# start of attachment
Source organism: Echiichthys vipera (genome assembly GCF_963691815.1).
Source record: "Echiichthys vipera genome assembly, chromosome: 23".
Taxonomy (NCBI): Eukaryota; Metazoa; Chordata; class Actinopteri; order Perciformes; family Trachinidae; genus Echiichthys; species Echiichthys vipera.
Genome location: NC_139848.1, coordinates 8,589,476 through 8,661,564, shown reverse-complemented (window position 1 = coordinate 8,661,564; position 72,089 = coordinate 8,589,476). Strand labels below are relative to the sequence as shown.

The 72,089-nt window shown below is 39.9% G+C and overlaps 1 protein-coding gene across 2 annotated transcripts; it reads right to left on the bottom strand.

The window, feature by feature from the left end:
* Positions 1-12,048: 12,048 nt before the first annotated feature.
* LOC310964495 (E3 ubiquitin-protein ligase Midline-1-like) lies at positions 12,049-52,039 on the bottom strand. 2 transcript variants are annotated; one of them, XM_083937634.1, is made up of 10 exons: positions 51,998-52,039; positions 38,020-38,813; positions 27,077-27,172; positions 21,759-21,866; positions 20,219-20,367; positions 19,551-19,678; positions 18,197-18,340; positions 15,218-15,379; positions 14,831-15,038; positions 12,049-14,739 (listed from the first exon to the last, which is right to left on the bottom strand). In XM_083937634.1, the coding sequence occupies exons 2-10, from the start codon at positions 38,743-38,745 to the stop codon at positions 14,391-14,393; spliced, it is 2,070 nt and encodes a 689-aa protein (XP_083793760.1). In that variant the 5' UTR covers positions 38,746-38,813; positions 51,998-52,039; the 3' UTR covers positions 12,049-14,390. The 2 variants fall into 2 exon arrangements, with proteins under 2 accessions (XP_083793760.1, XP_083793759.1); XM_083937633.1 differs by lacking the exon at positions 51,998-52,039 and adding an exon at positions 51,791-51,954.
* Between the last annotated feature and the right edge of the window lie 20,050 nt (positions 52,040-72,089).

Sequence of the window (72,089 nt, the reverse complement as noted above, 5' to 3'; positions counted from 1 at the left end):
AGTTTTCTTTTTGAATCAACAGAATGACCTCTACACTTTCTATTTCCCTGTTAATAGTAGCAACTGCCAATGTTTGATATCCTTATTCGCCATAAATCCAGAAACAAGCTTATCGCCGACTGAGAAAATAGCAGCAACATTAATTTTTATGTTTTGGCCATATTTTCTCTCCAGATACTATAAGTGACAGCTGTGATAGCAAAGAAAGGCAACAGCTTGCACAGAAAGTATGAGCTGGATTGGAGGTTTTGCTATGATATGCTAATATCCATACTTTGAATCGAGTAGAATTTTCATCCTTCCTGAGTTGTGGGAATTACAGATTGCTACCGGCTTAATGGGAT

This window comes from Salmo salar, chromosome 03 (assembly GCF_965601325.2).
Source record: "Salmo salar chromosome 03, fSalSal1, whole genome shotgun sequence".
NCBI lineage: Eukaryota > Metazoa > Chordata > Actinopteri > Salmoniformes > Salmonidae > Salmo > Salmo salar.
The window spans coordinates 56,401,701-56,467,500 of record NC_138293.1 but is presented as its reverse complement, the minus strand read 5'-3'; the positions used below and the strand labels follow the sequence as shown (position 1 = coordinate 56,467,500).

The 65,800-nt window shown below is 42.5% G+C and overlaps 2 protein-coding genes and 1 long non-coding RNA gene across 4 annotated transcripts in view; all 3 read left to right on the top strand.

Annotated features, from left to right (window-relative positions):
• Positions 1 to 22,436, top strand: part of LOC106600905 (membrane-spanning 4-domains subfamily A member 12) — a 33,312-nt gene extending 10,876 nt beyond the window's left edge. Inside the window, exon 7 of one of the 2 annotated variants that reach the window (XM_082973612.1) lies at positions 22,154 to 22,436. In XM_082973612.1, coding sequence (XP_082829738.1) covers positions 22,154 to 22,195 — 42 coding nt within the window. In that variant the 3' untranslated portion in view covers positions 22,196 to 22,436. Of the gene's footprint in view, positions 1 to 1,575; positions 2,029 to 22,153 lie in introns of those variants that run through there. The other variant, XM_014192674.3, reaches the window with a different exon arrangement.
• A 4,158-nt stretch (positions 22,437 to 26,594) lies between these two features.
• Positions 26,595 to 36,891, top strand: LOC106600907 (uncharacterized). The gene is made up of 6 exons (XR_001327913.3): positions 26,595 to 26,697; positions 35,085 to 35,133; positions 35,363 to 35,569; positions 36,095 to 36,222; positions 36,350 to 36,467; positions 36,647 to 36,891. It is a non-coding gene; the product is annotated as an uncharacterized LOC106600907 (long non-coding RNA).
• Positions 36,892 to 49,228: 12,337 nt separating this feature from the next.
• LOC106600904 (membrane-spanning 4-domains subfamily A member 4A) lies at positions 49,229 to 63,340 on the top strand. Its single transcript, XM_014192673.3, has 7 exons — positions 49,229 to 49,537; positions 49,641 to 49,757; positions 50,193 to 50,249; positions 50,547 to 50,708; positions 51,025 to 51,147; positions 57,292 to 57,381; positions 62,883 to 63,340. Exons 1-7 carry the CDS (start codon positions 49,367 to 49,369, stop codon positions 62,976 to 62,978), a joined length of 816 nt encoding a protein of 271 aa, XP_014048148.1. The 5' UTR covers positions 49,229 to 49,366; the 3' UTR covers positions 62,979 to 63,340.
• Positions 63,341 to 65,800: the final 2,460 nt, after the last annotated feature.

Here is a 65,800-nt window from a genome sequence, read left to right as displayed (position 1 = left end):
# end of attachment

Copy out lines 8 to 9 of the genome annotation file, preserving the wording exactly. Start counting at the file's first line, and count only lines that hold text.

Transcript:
* LOC310964495 (E3 ubiquitin-protein ligase Midline-1-like) lies at positions 12,049-52,039 on the bottom strand. 2 transcript variants are annotated; one of them, XM_083937634.1, is made up of 10 exons: positions 51,998-52,039; positions 38,020-38,813; positions 27,077-27,172; positions 21,759-21,866; positions 20,219-20,367; positions 19,551-19,678; positions 18,197-18,340; positions 15,218-15,379; positions 14,831-15,038; positions 12,049-14,739 (listed from the first exon to the last, which is right to left on the bottom strand). In XM_083937634.1, the coding sequence occupies exons 2-10, from the start codon at positions 38,743-38,745 to the stop codon at positions 14,391-14,393; spliced, it is 2,070 nt and encodes a 689-aa protein (XP_083793760.1). In that variant the 5' UTR covers positions 38,746-38,813; positions 51,998-52,039; the 3' UTR covers positions 12,049-14,390. The 2 variants fall into 2 exon arrangements, with proteins under 2 accessions (XP_083793760.1, XP_083793759.1); XM_083937633.1 differs by lacking the exon at positions 51,998-52,039 and adding an exon at positions 51,791-51,954.
* Between the last annotated feature and the right edge of the window lie 20,050 nt (positions 52,040-72,089).